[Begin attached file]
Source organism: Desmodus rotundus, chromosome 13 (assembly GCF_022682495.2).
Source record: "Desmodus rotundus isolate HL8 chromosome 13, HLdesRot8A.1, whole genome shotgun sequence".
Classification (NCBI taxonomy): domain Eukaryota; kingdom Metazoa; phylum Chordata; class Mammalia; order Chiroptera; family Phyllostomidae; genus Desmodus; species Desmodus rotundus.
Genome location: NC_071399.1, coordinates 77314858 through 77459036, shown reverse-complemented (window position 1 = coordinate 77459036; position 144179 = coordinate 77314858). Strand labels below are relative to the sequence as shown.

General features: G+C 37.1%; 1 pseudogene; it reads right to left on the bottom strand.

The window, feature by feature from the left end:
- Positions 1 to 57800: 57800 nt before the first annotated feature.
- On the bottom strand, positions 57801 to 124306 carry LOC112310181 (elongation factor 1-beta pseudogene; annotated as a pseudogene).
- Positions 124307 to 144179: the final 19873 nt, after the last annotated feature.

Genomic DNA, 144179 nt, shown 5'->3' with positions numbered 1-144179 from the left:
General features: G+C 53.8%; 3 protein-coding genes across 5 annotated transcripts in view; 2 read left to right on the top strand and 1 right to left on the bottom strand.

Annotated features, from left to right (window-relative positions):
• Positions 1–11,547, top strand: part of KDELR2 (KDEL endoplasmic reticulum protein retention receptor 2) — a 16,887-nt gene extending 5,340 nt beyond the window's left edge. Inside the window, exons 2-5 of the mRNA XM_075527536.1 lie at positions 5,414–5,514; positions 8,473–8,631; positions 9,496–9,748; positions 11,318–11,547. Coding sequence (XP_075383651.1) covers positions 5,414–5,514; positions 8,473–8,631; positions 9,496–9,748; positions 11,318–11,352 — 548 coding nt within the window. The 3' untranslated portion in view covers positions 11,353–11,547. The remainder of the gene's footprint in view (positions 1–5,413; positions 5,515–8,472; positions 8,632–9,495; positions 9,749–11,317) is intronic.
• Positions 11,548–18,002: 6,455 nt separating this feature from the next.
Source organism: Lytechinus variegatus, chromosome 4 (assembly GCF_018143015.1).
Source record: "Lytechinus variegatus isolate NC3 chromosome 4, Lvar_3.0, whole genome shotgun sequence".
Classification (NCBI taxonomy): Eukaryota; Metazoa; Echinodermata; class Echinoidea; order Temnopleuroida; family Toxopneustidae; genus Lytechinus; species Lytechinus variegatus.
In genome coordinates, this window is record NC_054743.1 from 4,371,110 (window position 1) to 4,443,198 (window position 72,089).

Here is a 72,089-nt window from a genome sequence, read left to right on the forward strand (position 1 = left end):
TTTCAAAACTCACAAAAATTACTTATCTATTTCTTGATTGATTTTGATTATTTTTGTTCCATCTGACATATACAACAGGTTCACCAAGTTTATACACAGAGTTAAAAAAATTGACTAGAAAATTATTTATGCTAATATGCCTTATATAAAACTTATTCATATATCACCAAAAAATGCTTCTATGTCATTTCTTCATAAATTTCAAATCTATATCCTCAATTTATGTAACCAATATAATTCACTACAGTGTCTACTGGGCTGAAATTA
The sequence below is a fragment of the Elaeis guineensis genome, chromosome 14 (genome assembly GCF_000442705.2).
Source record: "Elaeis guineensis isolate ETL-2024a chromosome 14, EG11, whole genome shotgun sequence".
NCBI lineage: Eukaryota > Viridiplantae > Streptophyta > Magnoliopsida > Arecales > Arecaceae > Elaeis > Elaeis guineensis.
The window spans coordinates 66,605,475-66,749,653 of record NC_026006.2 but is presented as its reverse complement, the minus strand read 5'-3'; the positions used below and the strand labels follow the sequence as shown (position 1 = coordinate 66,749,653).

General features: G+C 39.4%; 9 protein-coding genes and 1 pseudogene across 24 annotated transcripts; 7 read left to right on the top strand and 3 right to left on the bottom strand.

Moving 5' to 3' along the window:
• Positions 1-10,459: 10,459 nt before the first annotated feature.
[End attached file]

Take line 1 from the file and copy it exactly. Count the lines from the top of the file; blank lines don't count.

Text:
Source organism: Desmodus rotundus, chromosome 13 (assembly GCF_022682495.2).